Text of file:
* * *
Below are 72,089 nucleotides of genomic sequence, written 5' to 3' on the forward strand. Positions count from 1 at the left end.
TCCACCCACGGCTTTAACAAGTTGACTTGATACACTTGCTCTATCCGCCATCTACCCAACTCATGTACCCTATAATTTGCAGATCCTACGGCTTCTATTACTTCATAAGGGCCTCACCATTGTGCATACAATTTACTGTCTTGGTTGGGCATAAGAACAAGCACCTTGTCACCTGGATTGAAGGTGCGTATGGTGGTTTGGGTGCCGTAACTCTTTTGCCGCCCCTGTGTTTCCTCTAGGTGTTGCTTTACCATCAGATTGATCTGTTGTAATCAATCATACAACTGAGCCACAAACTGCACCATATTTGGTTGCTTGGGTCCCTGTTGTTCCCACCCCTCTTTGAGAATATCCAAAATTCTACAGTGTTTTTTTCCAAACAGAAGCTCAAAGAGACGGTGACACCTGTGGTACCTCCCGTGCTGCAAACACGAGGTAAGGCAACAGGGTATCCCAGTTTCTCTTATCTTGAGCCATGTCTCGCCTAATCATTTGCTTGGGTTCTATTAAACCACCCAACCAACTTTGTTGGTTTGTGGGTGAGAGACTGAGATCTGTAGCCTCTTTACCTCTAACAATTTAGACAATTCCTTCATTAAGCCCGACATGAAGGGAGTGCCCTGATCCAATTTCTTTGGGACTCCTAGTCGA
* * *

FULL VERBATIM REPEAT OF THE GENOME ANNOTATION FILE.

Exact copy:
Below are 72,089 nucleotides of genomic sequence, written 5' to 3' on the forward strand. Positions count from 1 at the left end.
TCCACCCACGGCTTTAACAAGTTGACTTGATACACTTGCTCTATCCGCCATCTACCCAACTCATGTACCCTATAATTTGCAGATCCTACGGCTTCTATTACTTCATAAGGGCCTCACCATTGTGCATACAATTTACTGTCTTGGTTGGGCATAAGAACAAGCACCTTGTCACCTGGATTGAAGGTGCGTATGGTGGTTTGGGTGCCGTAACTCTTTTGCCGCCCCTGTGTTTCCTCTAGGTGTTGCTTTACCATCAGATTGATCTGTTGTAATCAATCATACAACTGAGCCACAAACTGCACCATATTTGGTTGCTTGGGTCCCTGTTGTTCCCACCCCTCTTTGAGAATATCCAAAATTCTACAGTGTTTTTTTCCAAACAGAAGCTCAAAGAGACGGTGACACCTGTGGTACCTCCCGTGCTGCAAACACGAGGTAAGGCAACAGGGTATCCCAGTTTCTCTTATCTTGAGCCATGTCTCGCCTAATCATTTGCTTGGGTTCTATTAAACCACCCAACCAACTTTGTTGGTTTGTGGGTGAGAGACTGAGATCTGTAGCCTCTTTACCTCTAACAATTTAGACAATTCCTTCATTAAGCCCGACATGAAGGGAGTGCCCTGATCCAATTTCTTTGGGACTCCTAGTCGA